“Timber Queensland provides a united, powerful voice on political, technical, market development, industrial and environmental issues. As an industry, we have a positive story to tell as timber really is the ultimate renewable,” he said.
The other Directors elected at the AGM included:
- Skene Finlayson, Managing Director, Finlayson Timber and Hardware
- Robert Tapiolas, Director, Parkside Group
- Curly Tatnell, Chairman, DTM Timber
- Doug Simms, Managing Director, Simms Group
- Islay Robertson, Chief Operating Officer, HQPlantations
- John Ryan, Fabrication Sales Manager, Sunshine Mitre 10
- Bob Engwirda, Chief Executive Officer, Hurfords Wholesale
“We also look forward to the launch of the Queensland Parliamentary Friends of the Queensland Forest and Timber Industry Network in 2019, with the inaugural reception to take place in the Premier’s Hall on 27 February,” Mr. Hyne said.
Timber Queensland Chief Executive Officer, Mick Stephens said the Board has identified some key priorities going forward, including long-term resource security and manufacturing competitiveness, including low cost energy and opportunities such as promotion of bioenergy.
“Now, more than ever before, our industry’s future rests on Government decisions that will be made during the next few years. These decisions will impact resource availability and will influence manufacturing investment and the use of our products in the built environment,” said Mr. Stephens.
Source: Timber Queensland
Construction robot the future of building?Maybe they’re not quite there – but you better believe it – they’re not too far away. A new video from AIST, Japan's National Institute of Advanced Industrial Science and Technology, shows a prototype robot designed to work on construction sites in situations where there is a shortage of human workers. The robot in undeniably slow but also strikingly accurate, suggesting a future where humanoid robots could replace even more human jobs.
The prototype demonstration shows the robot, dubbed HRP-5P, picking up a piece of plaster board and screwing it into a wall. This kind of flexible humanoid robot is designed to be able to replicate human motions in complicated construction environments.
Industrial automation is rapidly changing the face of modern mass production. While large factory assembly lines are quickly becoming more and more robotic, human workers are still often necessary for many tasks. Aircraft assembly, for example, is one field that has resisted the kind of robotic assembly that has taken over the world of car production. This is because human workers are still needed to crawl and fit in different areas that larger fixed robotic systems simply cannot reach.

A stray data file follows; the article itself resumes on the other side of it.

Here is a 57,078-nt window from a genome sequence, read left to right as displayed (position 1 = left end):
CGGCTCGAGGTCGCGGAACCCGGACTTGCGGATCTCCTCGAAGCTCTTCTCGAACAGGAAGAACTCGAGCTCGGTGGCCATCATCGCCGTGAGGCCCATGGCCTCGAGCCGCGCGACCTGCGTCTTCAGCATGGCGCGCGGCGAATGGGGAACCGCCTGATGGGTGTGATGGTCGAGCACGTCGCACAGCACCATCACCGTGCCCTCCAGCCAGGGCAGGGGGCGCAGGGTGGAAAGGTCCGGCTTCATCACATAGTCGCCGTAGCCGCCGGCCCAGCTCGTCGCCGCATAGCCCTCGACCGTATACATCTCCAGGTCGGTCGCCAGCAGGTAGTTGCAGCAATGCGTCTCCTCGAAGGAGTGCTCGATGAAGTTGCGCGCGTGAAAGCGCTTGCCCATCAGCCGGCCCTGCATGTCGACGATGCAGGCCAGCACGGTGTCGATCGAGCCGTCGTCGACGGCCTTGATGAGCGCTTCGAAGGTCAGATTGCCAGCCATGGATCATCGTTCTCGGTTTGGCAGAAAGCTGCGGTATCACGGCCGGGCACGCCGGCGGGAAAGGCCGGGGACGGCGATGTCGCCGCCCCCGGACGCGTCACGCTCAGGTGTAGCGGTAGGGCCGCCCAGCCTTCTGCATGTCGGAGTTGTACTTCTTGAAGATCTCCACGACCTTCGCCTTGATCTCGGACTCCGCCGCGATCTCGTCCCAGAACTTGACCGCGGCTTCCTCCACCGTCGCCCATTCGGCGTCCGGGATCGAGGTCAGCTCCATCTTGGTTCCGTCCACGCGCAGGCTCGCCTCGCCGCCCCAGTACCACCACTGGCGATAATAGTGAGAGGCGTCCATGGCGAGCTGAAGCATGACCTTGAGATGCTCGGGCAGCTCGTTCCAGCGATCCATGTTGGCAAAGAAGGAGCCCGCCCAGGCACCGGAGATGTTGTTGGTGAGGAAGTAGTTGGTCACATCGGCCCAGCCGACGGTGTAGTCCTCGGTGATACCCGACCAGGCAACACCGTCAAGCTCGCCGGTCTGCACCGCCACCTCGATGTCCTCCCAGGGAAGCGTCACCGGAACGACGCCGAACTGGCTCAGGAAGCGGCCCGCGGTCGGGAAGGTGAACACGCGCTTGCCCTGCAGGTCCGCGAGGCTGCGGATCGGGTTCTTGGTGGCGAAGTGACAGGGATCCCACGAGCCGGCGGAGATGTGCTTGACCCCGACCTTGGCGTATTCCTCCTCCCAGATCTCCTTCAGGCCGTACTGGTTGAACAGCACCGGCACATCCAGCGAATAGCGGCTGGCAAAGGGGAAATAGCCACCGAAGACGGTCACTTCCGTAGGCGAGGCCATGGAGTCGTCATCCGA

On-site construction is another field that similarly has resisted easy robotic automation, with human labour still primarily relied upon for the building of houses in situ. Automated brick-laying robots and massive robotic 3D-printers are certainly offering intriguing possibilities for the future of construction but ultimately we still need humans to hammer these buildings together.
This new Japanese research is less focused on removing the need for human workers but instead geared towards trying to deal with a problem unique to the island nation. Announcing the new robot, the researchers write: "Along with the declining birth rate and the aging of the population, it is expected that many industries such as the construction industry will fall into serious manual shortages in the future, and it is urgent to solve this problem by robot technology."
HRP-5P is not by any means the most advanced robot we have ever seen (the backflipping Atlas from Boston Dynamics arguably shows off a greater dynamic range). However, by directly designing a robot that can carry out heavy manual labour using similar movements to a human, AIST is gesturing toward a future where even more granular construction work can be taken over by robots.
Contest for International Day of Forests 2019It’s the International Day of Forests on 21 March 2019 and the theme this year is forests and education.
To help mark the day, we’re inviting teachers and instructors to send us a short video that shows how they teach future generations about the importance of forests.
The winner will travel to Rome on 21 March to help celebrate the International Day of Forests! Deadline for entries is 15 December 2018.
Visit the International Day of Forests website to learn more: Source: www.fao.org
Log availability for CNI plant – a clarificationThe 2 November issue of Friday Offcuts ran a story entitled ‘Green light for new particle board plant’. This was reproduced from BusinessDesk and the article discussed the recent OIO approval for the Guangxi Fenglin Wood Industry (Fenglin) particle board mill in Kawerau, New Zealand.
The article noted that the Wood Processors and Manufacturers Association of NZ had raised concerns over the availability of fibre for the new plant, given existing demand from current wood fibre users in the region. The article then goes on to say “However, an evaluation of wood fibre availability for New Zealand Trade and Enterprise by Finland forestry consultancy Indufor concluded there is more than enough wood available to support an additional 700,000 cubic metres of domestic fibre demand”.
There are a couple of points raised by the BusinessDesk article that need to be clarified.
“…by Finland forestry consultancy company Indufor…”